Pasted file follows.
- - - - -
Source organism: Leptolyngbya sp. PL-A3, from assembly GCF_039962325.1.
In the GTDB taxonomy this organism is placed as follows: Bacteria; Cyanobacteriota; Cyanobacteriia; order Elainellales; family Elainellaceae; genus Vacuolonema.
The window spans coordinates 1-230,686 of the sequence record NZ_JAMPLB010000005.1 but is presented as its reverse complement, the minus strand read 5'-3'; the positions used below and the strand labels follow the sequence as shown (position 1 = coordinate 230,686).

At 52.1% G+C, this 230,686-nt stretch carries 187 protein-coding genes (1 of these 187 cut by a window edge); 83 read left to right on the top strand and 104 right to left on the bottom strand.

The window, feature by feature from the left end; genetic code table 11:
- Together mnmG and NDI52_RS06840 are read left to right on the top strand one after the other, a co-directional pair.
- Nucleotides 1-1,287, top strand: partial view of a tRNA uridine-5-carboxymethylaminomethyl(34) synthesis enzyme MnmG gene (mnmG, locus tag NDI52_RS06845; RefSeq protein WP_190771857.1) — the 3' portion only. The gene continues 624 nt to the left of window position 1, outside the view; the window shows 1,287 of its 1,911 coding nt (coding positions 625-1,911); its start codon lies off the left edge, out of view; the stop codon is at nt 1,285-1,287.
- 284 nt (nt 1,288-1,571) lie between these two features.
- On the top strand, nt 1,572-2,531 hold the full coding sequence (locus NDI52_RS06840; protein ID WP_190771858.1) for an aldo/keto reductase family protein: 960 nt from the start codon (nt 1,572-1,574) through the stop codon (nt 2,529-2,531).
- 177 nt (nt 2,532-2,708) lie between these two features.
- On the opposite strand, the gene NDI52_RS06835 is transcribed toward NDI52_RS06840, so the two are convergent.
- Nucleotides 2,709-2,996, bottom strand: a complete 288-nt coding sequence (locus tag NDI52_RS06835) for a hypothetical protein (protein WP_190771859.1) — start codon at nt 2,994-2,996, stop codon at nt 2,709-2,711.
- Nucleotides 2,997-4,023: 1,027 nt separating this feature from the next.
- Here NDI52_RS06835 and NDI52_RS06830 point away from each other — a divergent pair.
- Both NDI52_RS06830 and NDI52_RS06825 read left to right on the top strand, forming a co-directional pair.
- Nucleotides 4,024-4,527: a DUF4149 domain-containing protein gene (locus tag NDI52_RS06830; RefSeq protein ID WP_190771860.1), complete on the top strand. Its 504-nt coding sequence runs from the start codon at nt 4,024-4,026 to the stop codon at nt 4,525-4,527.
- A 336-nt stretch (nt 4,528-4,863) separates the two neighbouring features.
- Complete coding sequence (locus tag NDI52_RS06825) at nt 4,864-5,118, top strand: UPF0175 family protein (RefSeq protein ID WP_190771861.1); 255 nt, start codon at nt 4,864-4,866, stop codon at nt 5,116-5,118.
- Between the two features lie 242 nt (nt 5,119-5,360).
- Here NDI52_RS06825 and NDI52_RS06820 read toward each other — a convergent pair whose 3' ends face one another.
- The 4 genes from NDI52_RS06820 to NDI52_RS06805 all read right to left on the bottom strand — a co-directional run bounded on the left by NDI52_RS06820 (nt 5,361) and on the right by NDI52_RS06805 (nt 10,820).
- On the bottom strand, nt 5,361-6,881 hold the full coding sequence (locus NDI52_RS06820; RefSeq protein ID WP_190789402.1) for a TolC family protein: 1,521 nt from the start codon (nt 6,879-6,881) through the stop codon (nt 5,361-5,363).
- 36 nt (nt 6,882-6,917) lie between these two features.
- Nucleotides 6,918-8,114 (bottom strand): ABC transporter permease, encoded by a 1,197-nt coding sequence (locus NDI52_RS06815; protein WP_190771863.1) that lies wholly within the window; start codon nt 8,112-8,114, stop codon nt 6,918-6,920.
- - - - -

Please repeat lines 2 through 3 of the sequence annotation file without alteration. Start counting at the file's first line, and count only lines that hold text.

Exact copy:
In the GTDB taxonomy this organism is placed as follows: Bacteria; Cyanobacteriota; Cyanobacteriia; order Elainellales; family Elainellaceae; genus Vacuolonema.
The window spans coordinates 1-230,686 of the sequence record NZ_JAMPLB010000005.1 but is presented as its reverse complement, the minus strand read 5'-3'; the positions used below and the strand labels follow the sequence as shown (position 1 = coordinate 230,686).